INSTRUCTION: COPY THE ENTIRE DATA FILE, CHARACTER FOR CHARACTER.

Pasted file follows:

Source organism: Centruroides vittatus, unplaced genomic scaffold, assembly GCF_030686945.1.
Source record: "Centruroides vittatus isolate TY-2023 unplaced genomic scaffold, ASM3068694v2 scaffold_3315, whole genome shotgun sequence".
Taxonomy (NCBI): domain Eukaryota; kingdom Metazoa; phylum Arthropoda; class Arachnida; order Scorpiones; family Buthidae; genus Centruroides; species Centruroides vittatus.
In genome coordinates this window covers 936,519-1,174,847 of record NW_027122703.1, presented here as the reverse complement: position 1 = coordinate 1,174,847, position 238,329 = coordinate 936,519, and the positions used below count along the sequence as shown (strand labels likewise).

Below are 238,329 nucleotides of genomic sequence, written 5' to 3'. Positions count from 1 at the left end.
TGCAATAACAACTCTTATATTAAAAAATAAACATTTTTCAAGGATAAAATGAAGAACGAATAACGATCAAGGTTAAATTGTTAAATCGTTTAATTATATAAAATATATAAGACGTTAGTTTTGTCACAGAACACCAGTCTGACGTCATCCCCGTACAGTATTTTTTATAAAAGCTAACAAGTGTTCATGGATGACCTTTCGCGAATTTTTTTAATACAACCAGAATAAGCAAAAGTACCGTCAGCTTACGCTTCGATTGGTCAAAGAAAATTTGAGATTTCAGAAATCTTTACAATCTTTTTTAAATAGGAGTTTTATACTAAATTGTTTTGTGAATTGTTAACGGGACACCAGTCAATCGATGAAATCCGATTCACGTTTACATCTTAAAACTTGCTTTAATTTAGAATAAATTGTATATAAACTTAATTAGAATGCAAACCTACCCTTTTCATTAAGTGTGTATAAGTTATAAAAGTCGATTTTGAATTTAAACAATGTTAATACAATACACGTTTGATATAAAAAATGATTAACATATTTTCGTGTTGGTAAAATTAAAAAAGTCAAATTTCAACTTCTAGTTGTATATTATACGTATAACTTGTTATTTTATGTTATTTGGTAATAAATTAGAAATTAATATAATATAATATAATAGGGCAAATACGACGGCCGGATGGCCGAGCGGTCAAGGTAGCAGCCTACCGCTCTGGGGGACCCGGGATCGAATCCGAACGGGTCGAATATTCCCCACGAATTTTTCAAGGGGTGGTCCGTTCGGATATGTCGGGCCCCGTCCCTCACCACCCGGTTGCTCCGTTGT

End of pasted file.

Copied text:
Source organism: Centruroides vittatus, unplaced genomic scaffold, assembly GCF_030686945.1.
Source record: "Centruroides vittatus isolate TY-2023 unplaced genomic scaffold, ASM3068694v2 scaffold_3315, whole genome shotgun sequence".
Taxonomy (NCBI): domain Eukaryota; kingdom Metazoa; phylum Arthropoda; class Arachnida; order Scorpiones; family Buthidae; genus Centruroides; species Centruroides vittatus.
In genome coordinates this window covers 936,519-1,174,847 of record NW_027122703.1, presented here as the reverse complement: position 1 = coordinate 1,174,847, position 238,329 = coordinate 936,519, and the positions used below count along the sequence as shown (strand labels likewise).

Below are 238,329 nucleotides of genomic sequence, written 5' to 3'. Positions count from 1 at the left end.
TGCAATAACAACTCTTATATTAAAAAATAAACATTTTTCAAGGATAAAATGAAGAACGAATAACGATCAAGGTTAAATTGTTAAATCGTTTAATTATATAAAATATATAAGACGTTAGTTTTGTCACAGAACACCAGTCTGACGTCATCCCCGTACAGTATTTTTTATAAAAGCTAACAAGTGTTCATGGATGACCTTTCGCGAATTTTTTTAATACAACCAGAATAAGCAAAAGTACCGTCAGCTTACGCTTCGATTGGTCAAAGAAAATTTGAGATTTCAGAAATCTTTACAATCTTTTTTAAATAGGAGTTTTATACTAAATTGTTTTGTGAATTGTTAACGGGACACCAGTCAATCGATGAAATCCGATTCACGTTTACATCTTAAAACTTGCTTTAATTTAGAATAAATTGTATATAAACTTAATTAGAATGCAAACCTACCCTTTTCATTAAGTGTGTATAAGTTATAAAAGTCGATTTTGAATTTAAACAATGTTAATACAATACACGTTTGATATAAAAAATGATTAACATATTTTCGTGTTGGTAAAATTAAAAAAGTCAAATTTCAACTTCTAGTTGTATATTATACGTATAACTTGTTATTTTATGTTATTTGGTAATAAATTAGAAATTAATATAATATAATATAATAGGGCAAATACGACGGCCGGATGGCCGAGCGGTCAAGGTAGCAGCCTACCGCTCTGGGGGACCCGGGATCGAATCCGAACGGGTCGAATATTCCCCACGAATTTTTCAAGGGGTGGTCCGTTCGGATATGTCGGGCCCCGTCCCTCACCACCCGGTTGCTCCGTTGT